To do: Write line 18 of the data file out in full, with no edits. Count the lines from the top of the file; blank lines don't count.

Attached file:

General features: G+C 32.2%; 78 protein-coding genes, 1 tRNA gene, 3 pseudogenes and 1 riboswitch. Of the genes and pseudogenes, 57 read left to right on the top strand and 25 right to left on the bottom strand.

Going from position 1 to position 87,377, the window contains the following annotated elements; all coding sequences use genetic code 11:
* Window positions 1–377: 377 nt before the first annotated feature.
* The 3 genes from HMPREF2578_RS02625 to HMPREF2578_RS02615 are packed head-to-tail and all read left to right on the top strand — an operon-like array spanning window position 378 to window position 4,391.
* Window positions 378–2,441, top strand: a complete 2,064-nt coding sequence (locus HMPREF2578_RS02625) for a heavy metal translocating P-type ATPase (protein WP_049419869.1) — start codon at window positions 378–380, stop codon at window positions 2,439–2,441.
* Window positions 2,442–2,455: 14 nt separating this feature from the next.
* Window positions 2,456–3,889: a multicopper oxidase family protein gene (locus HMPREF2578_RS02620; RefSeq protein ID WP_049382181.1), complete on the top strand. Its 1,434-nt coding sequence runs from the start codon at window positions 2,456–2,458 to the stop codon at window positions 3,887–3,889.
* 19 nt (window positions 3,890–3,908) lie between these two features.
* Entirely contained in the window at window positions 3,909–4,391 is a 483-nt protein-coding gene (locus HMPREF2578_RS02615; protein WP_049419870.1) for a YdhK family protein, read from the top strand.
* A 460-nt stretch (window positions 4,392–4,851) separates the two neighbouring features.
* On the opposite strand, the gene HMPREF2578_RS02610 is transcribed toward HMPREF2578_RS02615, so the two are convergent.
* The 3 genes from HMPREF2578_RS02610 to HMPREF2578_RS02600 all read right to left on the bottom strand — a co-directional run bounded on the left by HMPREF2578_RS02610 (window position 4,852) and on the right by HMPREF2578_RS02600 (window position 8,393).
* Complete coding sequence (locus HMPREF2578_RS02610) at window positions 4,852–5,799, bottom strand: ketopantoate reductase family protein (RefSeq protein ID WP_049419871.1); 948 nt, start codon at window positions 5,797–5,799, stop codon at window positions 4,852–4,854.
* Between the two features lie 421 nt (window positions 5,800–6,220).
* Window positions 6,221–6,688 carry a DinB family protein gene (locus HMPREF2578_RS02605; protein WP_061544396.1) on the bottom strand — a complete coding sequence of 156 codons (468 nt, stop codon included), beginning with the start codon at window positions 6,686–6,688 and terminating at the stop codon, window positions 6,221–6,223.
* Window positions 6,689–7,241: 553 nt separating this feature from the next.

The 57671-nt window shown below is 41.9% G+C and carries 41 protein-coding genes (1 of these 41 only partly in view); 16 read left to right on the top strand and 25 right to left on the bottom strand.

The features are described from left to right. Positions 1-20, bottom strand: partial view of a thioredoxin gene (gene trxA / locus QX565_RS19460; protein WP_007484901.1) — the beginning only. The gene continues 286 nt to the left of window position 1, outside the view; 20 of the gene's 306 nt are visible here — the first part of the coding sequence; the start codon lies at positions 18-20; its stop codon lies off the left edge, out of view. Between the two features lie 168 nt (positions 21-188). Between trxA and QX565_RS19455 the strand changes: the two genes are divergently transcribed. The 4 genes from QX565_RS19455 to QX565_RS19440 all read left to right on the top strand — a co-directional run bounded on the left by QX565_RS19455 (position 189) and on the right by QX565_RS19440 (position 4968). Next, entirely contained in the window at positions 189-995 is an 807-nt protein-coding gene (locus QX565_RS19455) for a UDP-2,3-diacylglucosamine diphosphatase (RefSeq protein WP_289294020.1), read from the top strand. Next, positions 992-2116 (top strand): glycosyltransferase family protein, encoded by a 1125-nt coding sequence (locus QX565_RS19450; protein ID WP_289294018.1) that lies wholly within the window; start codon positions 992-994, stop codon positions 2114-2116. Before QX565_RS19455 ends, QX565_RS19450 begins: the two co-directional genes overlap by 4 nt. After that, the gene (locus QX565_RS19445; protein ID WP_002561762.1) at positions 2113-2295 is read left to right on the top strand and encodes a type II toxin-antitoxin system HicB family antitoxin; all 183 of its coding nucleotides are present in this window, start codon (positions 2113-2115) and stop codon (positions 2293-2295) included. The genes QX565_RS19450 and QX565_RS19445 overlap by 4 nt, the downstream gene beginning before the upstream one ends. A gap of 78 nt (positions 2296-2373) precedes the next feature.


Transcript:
The features are described from left to right. Positions 1-20, bottom strand: partial view of a thioredoxin gene (gene trxA / locus QX565_RS19460; protein WP_007484901.1) — the beginning only. The gene continues 286 nt to the left of window position 1, outside the view; 20 of the gene's 306 nt are visible here — the first part of the coding sequence; the start codon lies at positions 18-20; its stop codon lies off the left edge, out of view. Between the two features lie 168 nt (positions 21-188). Between trxA and QX565_RS19455 the strand changes: the two genes are divergently transcribed. The 4 genes from QX565_RS19455 to QX565_RS19440 all read left to right on the top strand — a co-directional run bounded on the left by QX565_RS19455 (position 189) and on the right by QX565_RS19440 (position 4968). Next, entirely contained in the window at positions 189-995 is an 807-nt protein-coding gene (locus QX565_RS19455) for a UDP-2,3-diacylglucosamine diphosphatase (RefSeq protein WP_289294020.1), read from the top strand. Next, positions 992-2116 (top strand): glycosyltransferase family protein, encoded by a 1125-nt coding sequence (locus QX565_RS19450; protein ID WP_289294018.1) that lies wholly within the window; start codon positions 992-994, stop codon positions 2114-2116. Before QX565_RS19455 ends, QX565_RS19450 begins: the two co-directional genes overlap by 4 nt. After that, the gene (locus QX565_RS19445; protein ID WP_002561762.1) at positions 2113-2295 is read left to right on the top strand and encodes a type II toxin-antitoxin system HicB family antitoxin; all 183 of its coding nucleotides are present in this window, start codon (positions 2113-2115) and stop codon (positions 2293-2295) included. The genes QX565_RS19450 and QX565_RS19445 overlap by 4 nt, the downstream gene beginning before the upstream one ends. A gap of 78 nt (positions 2296-2373) precedes the next feature.